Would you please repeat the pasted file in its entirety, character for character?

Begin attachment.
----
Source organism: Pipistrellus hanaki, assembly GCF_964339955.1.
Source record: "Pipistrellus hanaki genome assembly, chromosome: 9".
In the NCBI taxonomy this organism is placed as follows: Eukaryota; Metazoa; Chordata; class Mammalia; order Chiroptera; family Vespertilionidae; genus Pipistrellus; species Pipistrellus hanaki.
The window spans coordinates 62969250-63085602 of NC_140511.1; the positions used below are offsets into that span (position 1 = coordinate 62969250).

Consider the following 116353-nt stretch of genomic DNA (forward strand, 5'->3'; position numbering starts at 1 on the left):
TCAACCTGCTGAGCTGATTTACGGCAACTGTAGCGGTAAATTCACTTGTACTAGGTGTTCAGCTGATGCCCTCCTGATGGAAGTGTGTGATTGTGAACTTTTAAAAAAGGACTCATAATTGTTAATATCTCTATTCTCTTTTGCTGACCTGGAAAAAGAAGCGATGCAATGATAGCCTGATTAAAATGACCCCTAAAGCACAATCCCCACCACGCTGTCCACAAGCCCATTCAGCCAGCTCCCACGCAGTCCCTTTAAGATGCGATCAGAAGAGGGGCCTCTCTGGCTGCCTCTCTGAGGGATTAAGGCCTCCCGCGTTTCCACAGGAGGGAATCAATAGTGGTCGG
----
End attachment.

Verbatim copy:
Source organism: Pipistrellus hanaki, assembly GCF_964339955.1.
Source record: "Pipistrellus hanaki genome assembly, chromosome: 9".
In the NCBI taxonomy this organism is placed as follows: Eukaryota; Metazoa; Chordata; class Mammalia; order Chiroptera; family Vespertilionidae; genus Pipistrellus; species Pipistrellus hanaki.
The window spans coordinates 62969250-63085602 of NC_140511.1; the positions used below are offsets into that span (position 1 = coordinate 62969250).

Consider the following 116353-nt stretch of genomic DNA (forward strand, 5'->3'; position numbering starts at 1 on the left):
TCAACCTGCTGAGCTGATTTACGGCAACTGTAGCGGTAAATTCACTTGTACTAGGTGTTCAGCTGATGCCCTCCTGATGGAAGTGTGTGATTGTGAACTTTTAAAAAAGGACTCATAATTGTTAATATCTCTATTCTCTTTTGCTGACCTGGAAAAAGAAGCGATGCAATGATAGCCTGATTAAAATGACCCCTAAAGCACAATCCCCACCACGCTGTCCACAAGCCCATTCAGCCAGCTCCCACGCAGTCCCTTTAAGATGCGATCAGAAGAGGGGCCTCTCTGGCTGCCTCTCTGAGGGATTAAGGCCTCCCGCGTTTCCACAGGAGGGAATCAATAGTGGTCGG